Primary Tools & Materials:
Water, light table
Additional Tools & Materials: camera, blue food coloring, paint brushes, scanner, inkjet printer, glass pane, paper
To combine Natural Elements and Light Technology - I wanted to play with the idea of strategically dripping water onto a printed letter (under a sheet of glass) lighting it from beneath to see some interesting lighting effects, maybe even some refraction.
I started with a printed B in the typeface Rockwell Bold, and placed it on the surface of my 14"x20" light table with an 8"x10" glass pane on top. I planned to drip the water onto the glass, so I could use the letter underneath as a pattern, then slide it out when I was finished. Using various sized paintbrushes, I dotted water onto the letter, but I found it very difficult to see what I was doing. I had to turn off the lights and look at my work through the reflection of a table lamp on the glass in order to see where I had left a drop and where I hadn't. When I finished my first B, I removed the printed letter underneath and started to take pictures. Unfortunately, this first letter was completely invisible. Even with the light table illuminating the droplets from beneath it was impossible to get a straight-on shot of the letterform. So then I repeated the whole process again, but this time I added a few drops of blue food coloring to my water, so there would be just a hint of color. This did the trick and made it much easier to photograph. Once I had finished taking photos I slid it onto my scanner bed with the lid open, and scanned it just to see what would happen (image 6).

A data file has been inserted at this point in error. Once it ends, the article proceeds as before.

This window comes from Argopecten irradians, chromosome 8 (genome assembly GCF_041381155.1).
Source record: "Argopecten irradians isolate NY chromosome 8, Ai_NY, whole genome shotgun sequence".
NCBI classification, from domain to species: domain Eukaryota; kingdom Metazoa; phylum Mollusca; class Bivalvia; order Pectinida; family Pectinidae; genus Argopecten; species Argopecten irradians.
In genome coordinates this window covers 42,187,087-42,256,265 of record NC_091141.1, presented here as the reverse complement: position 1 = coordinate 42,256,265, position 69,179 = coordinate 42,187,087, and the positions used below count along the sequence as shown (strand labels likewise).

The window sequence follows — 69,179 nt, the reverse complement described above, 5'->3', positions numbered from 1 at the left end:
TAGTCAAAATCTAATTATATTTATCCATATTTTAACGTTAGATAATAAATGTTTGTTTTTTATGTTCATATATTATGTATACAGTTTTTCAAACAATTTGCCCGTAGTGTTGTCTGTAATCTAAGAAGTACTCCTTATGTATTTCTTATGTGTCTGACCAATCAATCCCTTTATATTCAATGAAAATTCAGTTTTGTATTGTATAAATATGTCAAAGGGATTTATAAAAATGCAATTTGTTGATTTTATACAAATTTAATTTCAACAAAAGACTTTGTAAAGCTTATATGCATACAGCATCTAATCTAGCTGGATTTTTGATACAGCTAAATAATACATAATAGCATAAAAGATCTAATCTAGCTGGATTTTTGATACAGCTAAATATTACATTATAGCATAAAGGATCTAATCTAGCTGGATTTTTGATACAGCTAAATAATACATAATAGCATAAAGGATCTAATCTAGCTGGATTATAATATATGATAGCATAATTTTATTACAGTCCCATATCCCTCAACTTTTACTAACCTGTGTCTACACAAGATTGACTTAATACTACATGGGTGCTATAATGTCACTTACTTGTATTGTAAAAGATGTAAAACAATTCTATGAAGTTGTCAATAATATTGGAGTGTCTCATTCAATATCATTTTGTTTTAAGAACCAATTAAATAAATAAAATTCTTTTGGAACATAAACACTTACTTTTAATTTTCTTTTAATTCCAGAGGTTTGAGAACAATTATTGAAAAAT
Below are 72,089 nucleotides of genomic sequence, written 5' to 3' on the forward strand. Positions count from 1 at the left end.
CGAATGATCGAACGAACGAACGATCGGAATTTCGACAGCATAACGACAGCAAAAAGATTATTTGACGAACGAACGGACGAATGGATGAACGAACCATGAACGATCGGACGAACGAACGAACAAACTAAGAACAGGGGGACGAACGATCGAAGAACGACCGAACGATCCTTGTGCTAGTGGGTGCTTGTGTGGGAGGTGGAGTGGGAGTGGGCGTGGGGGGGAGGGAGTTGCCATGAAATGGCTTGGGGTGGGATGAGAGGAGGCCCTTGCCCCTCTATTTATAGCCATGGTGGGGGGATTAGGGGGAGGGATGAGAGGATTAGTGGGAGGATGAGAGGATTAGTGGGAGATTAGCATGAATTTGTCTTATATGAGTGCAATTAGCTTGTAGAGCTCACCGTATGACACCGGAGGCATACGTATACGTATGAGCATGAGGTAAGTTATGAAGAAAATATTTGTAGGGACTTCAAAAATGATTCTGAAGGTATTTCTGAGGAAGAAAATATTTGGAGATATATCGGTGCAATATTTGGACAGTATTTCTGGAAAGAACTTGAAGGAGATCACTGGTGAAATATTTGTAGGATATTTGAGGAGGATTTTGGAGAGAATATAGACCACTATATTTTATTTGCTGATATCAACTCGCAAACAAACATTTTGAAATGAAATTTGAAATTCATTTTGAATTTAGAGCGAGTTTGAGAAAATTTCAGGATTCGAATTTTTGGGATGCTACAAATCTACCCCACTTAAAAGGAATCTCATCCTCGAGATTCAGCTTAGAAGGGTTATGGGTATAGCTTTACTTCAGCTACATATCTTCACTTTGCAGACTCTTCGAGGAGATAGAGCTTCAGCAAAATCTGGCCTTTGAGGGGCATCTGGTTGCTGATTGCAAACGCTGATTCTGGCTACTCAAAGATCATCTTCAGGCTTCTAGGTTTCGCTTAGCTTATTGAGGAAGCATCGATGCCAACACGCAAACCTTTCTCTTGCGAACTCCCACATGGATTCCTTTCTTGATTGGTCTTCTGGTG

This process resulted in a letter with with lower legibility than some of my previous exercises. The most interesting aspect of this study was the way the angle of the light - either from the light table or from my table lamp - could completely change the way the letter looked. I'm disappointed in the results - first, I had hoped for completely transparent drops, and second, I had hoped for perfectly round dots and mine are all rough, imperfect ovals.